Thursday, April 4, 2013

The Effect of Paradox

         The psychologist Carl Jung made the claim that when an individual holds two contradictory parts of himself together, rather than destroying one another, these two parts will eventually shift, linking like pieces of a puzzle, becoming a third whole that did not yet exist. Holding these two opposites together is like holding the repelling ends of a magnet together. They push away with a fierce energy that seeks to either run from or annihilate the other. Keeping these two paradoxical parts together is uncomfortable, and sometimes altogether painful. But it is the pain and effort involved in this process that Jung claims purify the man like a refining fire.
            The revolution of faith that I experienced was much like this. I could no longer ignore the reality of my sexuality, and I had few options. I could either run from it, deeper into Mormonism. I could dive into my sexuality headfirst, abandoning faith altogether. Or I could muscle the two together.
            I chose to wrestle with the painful issues on both sides. It has been no easy road, and few have been able to see the logic in my choices, but as Jung promised, I have experienced a shifting in these parts. Now my faith and my sexuality fit together perfectly in a whole, no fighting and no fragmentation. This experience has allowed me to step back, in spite of my fears, and see so many issues from a new perspective. Holding to my preconceived conventions is not an option, and there is a liberation that comes along with that letting go.
The effects of this transformation extend far beyond matters of sexuality and faith. It has led me to reconsider the very way in which I view the world. Lines of black and white have blurred and rules of what are and what are not have fallen away. Things that I used to fear I am now stepping into, allowing myself to experience. The deeper connections of all things human, spiritual, and meaningful are becoming more evident to me. As the old grey walls I lived within are crumbling away the radiant colors of the wild are taking flight. Let me give an example.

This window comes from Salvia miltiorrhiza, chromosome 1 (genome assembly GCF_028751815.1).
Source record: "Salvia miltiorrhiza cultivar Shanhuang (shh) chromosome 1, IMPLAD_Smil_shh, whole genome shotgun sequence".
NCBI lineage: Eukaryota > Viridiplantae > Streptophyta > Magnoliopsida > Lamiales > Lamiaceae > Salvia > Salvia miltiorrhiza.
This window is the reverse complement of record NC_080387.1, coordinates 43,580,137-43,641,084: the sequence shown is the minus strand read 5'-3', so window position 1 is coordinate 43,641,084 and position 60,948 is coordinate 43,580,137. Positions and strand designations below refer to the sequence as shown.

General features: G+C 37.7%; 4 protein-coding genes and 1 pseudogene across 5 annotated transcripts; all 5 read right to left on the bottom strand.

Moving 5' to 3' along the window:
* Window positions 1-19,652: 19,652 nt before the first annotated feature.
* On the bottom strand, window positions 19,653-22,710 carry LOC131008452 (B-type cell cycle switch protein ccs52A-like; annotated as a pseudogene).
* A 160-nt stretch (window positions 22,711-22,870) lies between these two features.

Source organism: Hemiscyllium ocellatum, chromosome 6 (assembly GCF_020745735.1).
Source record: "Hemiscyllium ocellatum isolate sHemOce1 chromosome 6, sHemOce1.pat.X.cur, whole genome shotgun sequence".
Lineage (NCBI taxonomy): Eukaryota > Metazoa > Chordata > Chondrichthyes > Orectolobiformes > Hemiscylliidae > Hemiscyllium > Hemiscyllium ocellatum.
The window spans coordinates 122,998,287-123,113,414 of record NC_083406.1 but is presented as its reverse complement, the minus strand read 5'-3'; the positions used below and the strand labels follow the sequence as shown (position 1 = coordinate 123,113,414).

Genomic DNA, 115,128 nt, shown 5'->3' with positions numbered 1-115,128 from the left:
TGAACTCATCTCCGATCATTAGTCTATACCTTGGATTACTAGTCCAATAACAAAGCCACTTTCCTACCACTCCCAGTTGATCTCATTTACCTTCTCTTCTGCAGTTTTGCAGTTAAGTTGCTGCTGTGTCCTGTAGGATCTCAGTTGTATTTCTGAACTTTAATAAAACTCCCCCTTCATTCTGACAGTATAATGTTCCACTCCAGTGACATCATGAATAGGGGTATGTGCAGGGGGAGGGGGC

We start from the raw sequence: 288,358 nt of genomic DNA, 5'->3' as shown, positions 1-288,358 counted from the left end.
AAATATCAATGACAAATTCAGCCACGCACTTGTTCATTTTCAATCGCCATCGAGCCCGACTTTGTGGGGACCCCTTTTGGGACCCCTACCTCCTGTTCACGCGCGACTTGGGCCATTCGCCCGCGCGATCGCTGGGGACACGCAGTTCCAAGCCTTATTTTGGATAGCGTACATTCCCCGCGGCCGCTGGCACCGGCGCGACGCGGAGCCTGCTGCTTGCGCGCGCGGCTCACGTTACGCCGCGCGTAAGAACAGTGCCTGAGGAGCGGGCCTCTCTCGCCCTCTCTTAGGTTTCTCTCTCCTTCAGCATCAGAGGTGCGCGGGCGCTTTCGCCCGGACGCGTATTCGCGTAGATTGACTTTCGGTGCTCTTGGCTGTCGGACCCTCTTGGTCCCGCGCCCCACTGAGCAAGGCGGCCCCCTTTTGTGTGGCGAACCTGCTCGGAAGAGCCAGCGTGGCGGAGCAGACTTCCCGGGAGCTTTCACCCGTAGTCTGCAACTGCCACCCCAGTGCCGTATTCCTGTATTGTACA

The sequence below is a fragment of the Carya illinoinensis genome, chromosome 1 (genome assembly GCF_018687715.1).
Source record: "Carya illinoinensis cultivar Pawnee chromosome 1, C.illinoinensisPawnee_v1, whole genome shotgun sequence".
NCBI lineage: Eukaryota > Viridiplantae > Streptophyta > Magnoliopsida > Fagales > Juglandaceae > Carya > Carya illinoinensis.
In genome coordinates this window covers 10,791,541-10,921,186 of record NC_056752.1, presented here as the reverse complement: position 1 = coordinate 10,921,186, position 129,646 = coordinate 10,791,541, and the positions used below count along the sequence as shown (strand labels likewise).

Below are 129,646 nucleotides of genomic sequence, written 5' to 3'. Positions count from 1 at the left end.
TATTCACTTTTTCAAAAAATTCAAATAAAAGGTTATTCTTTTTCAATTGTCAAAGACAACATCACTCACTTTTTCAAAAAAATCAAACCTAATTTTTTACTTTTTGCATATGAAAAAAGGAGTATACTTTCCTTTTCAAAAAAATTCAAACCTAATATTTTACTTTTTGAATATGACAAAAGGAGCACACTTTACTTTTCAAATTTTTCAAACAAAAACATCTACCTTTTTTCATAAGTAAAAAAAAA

This past Sunday was Easter. My boyfriend and I went to the Episcopal cathedral for the service, finding the pews full and the folding chairs on the side filling quickly. We took our seats, and listened to the exquisite organ music. As the eleven o’clock hour arrived, a full orchestra began to sound, playing music that my boyfriend said sounded like Star Wars. I smiled at the comparison. The majesty of Star Wars is something I would happily welcome. As the trumpets joined the revelry we all stood, and the clergy stepped into the cathedral, waving massive poles with rainbow colored streamers flying at the top. Other poles bore paper butterflies, the symbol of rebirth, dancing around the tips.
The music grew bolder, and the organ finally joined, shaking the cathedral to its core as we added our voices, singing,

Jesus Christ is risen today, Alleluia!
Our triumphant holy day, Alleluia!
Who did once upon the cross, Alleluia!
Suffer to redeem our loss, Alleluia!

The voices of hundreds of people filled every remaining space in that great stone hall, and the magnificence of it overcame me. Tears came to my eyes and I struggled to sing.

Hymns of Praise then let us sing, Alleluia!
Unto Christ our heavenly king, Alleluia!
Who endured the cross and grave, Alleluia!
Sinners to redeem and save, Alleluia!